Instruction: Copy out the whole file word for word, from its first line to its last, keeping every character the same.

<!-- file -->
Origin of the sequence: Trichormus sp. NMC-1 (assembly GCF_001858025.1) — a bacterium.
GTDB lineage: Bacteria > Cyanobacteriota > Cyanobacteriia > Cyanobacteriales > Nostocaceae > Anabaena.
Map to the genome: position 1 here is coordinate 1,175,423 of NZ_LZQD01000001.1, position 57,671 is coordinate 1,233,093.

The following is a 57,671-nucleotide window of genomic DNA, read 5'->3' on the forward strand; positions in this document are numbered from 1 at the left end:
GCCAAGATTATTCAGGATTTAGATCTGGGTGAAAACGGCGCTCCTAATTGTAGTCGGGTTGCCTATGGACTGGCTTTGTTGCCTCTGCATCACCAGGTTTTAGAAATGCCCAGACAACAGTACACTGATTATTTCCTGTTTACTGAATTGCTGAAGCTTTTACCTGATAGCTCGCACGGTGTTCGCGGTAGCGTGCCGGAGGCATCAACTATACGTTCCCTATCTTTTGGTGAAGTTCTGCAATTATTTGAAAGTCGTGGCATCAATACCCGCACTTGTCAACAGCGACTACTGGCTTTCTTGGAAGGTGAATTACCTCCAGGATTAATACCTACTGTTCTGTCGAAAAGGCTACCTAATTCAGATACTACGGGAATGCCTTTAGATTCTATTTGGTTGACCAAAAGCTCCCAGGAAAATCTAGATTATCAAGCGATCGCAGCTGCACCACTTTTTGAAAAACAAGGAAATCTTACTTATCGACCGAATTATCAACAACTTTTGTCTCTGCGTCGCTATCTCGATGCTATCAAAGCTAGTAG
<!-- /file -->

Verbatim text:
Origin of the sequence: Trichormus sp. NMC-1 (assembly GCF_001858025.1) — a bacterium.
GTDB lineage: Bacteria > Cyanobacteriota > Cyanobacteriia > Cyanobacteriales > Nostocaceae > Anabaena.
Map to the genome: position 1 here is coordinate 1,175,423 of NZ_LZQD01000001.1, position 57,671 is coordinate 1,233,093.

The following is a 57,671-nucleotide window of genomic DNA, read 5'->3' on the forward strand; positions in this document are numbered from 1 at the left end:
GCCAAGATTATTCAGGATTTAGATCTGGGTGAAAACGGCGCTCCTAATTGTAGTCGGGTTGCCTATGGACTGGCTTTGTTGCCTCTGCATCACCAGGTTTTAGAAATGCCCAGACAACAGTACACTGATTATTTCCTGTTTACTGAATTGCTGAAGCTTTTACCTGATAGCTCGCACGGTGTTCGCGGTAGCGTGCCGGAGGCATCAACTATACGTTCCCTATCTTTTGGTGAAGTTCTGCAATTATTTGAAAGTCGTGGCATCAATACCCGCACTTGTCAACAGCGACTACTGGCTTTCTTGGAAGGTGAATTACCTCCAGGATTAATACCTACTGTTCTGTCGAAAAGGCTACCTAATTCAGATACTACGGGAATGCCTTTAGATTCTATTTGGTTGACCAAAAGCTCCCAGGAAAATCTAGATTATCAAGCGATCGCAGCTGCACCACTTTTTGAAAAACAAGGAAATCTTACTTATCGACCGAATTATCAACAACTTTTGTCTCTGCGTCGCTATCTCGATGCTATCAAAGCTAGTAG